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A Former Governor Calls Bullshit

Posted 4/27/2005

If people’s lives were not at stake, including those of my wife and my grandson, the remarks of Gov. Robert Ehrlich’s spokespeople regarding stem-cell research would be laughable (Q&A, April 20). Budget Secretary Chip DiPaula, one of the governor’s closest advisers, opposed this year’s bill to fund embryonic stem-cell research. For a governor’s spokesman to assert to City Paper that the governor did not take a position on the legislation is unbelievable, if not intentionally misleading.

In addition, a second aide claimed the governor’s 11th-hour statement, “I support stem-cell research, including embryonic stem-cell research,” did not mean he supported the bill.

First of all, cabinet secretaries are not independent actors. They act on behalf of the governor and therefore do represent him and his administration. Before a state agency takes a position on legislation—and certainly a bill of this significance—department officials obtain the approval of the governor’s office. Secondly, for the governor to speak in support of this research on the 88th day of a 90-day legislative session, but still take no position on the bill, is not only a failure in leadership, but appears to be intended to establish political cover should the issue arise again.

Del. Sandy Rosenberg and Sen. Paula Hollinger will introduce a stem-cell bill again early next year—which also happens to be an election year. Perhaps the governor will recognize the value of this bill to hundreds of thousands of Marylanders affected by disease and injury and also the economic-development opportunities that flow from public funding. Perhaps the governor will also recognize the political value of this bill that a large of majority of voters support, both Democrats and Republicans.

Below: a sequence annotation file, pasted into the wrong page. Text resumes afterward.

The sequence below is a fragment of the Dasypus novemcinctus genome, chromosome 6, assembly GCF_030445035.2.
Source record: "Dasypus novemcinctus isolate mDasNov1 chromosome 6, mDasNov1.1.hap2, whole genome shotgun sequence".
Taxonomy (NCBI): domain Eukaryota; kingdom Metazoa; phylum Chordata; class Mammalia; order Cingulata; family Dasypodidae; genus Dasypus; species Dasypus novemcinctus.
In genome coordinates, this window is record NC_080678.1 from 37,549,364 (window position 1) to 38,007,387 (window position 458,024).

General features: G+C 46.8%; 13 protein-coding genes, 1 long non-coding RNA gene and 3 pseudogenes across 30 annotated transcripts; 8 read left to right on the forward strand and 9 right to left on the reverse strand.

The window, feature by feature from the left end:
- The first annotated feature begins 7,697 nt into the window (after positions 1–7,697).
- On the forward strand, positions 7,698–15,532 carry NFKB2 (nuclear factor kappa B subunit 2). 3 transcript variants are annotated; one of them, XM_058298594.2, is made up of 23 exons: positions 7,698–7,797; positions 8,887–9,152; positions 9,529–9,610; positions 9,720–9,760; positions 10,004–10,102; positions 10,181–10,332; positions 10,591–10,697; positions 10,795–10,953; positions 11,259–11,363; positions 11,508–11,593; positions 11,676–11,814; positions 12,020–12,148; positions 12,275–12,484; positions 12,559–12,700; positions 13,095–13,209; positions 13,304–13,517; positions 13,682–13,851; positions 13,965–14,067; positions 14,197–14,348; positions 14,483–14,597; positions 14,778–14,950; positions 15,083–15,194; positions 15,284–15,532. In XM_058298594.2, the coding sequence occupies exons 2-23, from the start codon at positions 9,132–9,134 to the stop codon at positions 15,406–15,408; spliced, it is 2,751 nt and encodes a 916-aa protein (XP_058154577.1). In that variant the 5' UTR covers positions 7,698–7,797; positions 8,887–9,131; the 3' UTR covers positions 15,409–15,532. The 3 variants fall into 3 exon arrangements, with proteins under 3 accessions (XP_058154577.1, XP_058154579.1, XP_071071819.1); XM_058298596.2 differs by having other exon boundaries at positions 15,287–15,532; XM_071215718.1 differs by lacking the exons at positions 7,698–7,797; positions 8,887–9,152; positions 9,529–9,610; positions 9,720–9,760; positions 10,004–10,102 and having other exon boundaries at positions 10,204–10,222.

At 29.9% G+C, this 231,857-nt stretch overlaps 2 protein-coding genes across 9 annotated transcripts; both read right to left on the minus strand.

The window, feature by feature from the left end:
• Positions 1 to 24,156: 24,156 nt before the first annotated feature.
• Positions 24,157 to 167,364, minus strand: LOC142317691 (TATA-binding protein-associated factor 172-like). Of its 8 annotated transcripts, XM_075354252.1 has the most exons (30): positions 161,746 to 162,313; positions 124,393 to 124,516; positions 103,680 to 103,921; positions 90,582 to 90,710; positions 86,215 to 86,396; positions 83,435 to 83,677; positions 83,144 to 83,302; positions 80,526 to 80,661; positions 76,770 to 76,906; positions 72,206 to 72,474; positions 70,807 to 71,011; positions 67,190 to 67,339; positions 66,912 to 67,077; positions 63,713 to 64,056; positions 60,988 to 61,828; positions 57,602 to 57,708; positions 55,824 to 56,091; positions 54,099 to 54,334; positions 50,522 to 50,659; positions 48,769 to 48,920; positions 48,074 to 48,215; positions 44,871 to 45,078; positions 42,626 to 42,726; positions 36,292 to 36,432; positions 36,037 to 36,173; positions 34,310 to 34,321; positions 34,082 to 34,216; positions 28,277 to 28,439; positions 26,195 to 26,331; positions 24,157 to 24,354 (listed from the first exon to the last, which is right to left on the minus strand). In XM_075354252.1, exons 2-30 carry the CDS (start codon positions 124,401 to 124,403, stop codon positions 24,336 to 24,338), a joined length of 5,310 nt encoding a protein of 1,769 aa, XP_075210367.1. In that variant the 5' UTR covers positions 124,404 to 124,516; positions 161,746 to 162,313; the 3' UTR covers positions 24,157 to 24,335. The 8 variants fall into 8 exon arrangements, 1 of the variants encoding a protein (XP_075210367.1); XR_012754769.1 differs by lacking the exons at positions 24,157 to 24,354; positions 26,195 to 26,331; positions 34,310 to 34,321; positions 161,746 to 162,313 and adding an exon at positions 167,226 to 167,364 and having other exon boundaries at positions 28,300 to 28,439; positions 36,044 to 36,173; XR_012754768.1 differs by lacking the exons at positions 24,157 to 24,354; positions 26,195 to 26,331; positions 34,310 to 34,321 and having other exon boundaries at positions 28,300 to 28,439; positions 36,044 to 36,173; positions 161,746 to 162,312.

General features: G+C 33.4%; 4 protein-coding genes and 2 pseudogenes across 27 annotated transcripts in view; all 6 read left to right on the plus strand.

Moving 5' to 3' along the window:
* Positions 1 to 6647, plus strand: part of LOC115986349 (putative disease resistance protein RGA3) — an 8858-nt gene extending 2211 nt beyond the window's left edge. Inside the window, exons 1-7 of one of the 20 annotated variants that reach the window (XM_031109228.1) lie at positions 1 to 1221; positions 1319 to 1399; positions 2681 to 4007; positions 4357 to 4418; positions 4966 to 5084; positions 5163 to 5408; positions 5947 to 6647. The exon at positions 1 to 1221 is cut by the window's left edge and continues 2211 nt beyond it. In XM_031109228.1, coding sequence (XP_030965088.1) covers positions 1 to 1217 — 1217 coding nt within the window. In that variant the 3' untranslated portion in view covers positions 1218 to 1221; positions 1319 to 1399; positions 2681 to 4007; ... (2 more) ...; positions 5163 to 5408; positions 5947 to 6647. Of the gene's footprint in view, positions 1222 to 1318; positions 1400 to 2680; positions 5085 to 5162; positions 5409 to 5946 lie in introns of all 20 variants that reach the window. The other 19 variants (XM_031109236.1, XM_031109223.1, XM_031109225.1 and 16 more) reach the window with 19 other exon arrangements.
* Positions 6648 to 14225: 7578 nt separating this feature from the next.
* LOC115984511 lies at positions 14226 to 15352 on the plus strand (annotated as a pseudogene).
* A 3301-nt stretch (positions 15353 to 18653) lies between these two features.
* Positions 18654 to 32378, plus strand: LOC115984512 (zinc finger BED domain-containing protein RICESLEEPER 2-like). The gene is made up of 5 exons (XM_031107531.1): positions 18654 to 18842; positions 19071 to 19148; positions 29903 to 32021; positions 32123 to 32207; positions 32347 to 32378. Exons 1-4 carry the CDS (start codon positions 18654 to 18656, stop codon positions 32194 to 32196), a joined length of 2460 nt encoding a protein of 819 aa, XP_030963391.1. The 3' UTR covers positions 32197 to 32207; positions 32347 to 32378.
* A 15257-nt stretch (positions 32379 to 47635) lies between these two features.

I would also highly recommend that the governor’s press office speak to Senate Minority Leader J. Lowell Stoltzfus. He told a Washington Post reporter that it was clear that the governor did not want the stem-cell bill passed by the General Assembly and placed on his desk—for his signature or his veto.

Harry R. Hughes
Denton

Harry R. Hughes was governor of Maryland from 1979 to 1987. His wife, Pat, has Parkinson’s disease and his grandson, Andrew, has juvenile diabetes. He has been working with Families for Stem Cell Research in Maryland to pass legislation that publicly funds embryonic stem-cell research.

Mount Vernon as Dupont Circle?

For me, Paul Warren and his cohorts in the “100 Under 100” campaign epitomize the “Bushie mentality” (The Mail, April 20; The Nose, April 13). They are determined to get their (perceived) “fair share”—and at least half of everybody else’s! It’s not enough that they bought up mansions at discount rates in the 1990s and now pay less per square foot in taxes than the owners of modest condos like “The Nose.” Nope: Having claimed their “castles,” they now want to turn the surrounding area into their tailor-made “kingdoms,” drumming out everything and everyone that clashes with their “décor.” (Note how Warren describes everything in the Mount Vernon neighborhood beneath his standard as a “slum”—guess he’s never visited East or West Baltimore.) The list of what clashes with the décor of Warren, et al., seems to be getting longer by the month: everything from low-income renters and single mothers to people with “historically incorrect windows” and “improperly placed” Dumpsters. Now, to complete the “kingdom,” they want to raise their rental-property neighbors’ taxes enough to force them to sell, thereby vacating buildings that can then be scooped up by more “tasteful” folk from D.C.